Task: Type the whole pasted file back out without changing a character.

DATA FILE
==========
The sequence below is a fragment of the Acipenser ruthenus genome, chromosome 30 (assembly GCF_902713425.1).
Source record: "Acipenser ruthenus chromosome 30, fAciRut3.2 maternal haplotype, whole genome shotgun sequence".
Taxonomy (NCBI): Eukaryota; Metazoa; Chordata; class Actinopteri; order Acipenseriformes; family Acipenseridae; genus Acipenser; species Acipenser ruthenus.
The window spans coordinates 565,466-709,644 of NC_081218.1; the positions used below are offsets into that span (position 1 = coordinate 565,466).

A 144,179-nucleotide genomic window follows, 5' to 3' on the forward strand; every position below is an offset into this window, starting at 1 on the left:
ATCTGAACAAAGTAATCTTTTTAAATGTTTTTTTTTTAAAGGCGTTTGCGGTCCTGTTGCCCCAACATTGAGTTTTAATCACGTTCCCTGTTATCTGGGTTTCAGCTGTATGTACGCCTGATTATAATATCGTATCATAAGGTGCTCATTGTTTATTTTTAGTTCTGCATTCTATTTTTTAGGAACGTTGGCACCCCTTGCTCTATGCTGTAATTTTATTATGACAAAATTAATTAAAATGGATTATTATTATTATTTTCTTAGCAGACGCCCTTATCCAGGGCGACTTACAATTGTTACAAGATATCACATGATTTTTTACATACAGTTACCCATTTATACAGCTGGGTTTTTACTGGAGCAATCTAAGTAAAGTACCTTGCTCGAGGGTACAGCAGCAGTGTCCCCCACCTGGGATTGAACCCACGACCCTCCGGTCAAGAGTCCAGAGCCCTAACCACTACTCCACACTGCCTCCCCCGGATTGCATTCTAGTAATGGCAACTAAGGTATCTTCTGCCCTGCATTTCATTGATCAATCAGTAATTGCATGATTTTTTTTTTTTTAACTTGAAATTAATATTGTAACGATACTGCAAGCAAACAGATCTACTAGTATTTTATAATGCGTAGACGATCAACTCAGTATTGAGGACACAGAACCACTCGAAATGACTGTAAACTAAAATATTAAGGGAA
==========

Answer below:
The sequence below is a fragment of the Acipenser ruthenus genome, chromosome 30 (assembly GCF_902713425.1).
Source record: "Acipenser ruthenus chromosome 30, fAciRut3.2 maternal haplotype, whole genome shotgun sequence".
Taxonomy (NCBI): Eukaryota; Metazoa; Chordata; class Actinopteri; order Acipenseriformes; family Acipenseridae; genus Acipenser; species Acipenser ruthenus.
The window spans coordinates 565,466-709,644 of NC_081218.1; the positions used below are offsets into that span (position 1 = coordinate 565,466).

A 144,179-nucleotide genomic window follows, 5' to 3' on the forward strand; every position below is an offset into this window, starting at 1 on the left:
ATCTGAACAAAGTAATCTTTTTAAATGTTTTTTTTTTAAAGGCGTTTGCGGTCCTGTTGCCCCAACATTGAGTTTTAATCACGTTCCCTGTTATCTGGGTTTCAGCTGTATGTACGCCTGATTATAATATCGTATCATAAGGTGCTCATTGTTTATTTTTAGTTCTGCATTCTATTTTTTAGGAACGTTGGCACCCCTTGCTCTATGCTGTAATTTTATTATGACAAAATTAATTAAAATGGATTATTATTATTATTTTCTTAGCAGACGCCCTTATCCAGGGCGACTTACAATTGTTACAAGATATCACATGATTTTTTACATACAGTTACCCATTTATACAGCTGGGTTTTTACTGGAGCAATCTAAGTAAAGTACCTTGCTCGAGGGTACAGCAGCAGTGTCCCCCACCTGGGATTGAACCCACGACCCTCCGGTCAAGAGTCCAGAGCCCTAACCACTACTCCACACTGCCTCCCCCGGATTGCATTCTAGTAATGGCAACTAAGGTATCTTCTGCCCTGCATTTCATTGATCAATCAGTAATTGCATGATTTTTTTTTTTTTAACTTGAAATTAATATTGTAACGATACTGCAAGCAAACAGATCTACTAGTATTTTATAATGCGTAGACGATCAACTCAGTATTGAGGACACAGAACCACTCGAAATGACTGTAAACTAAAATATTAAGGGAA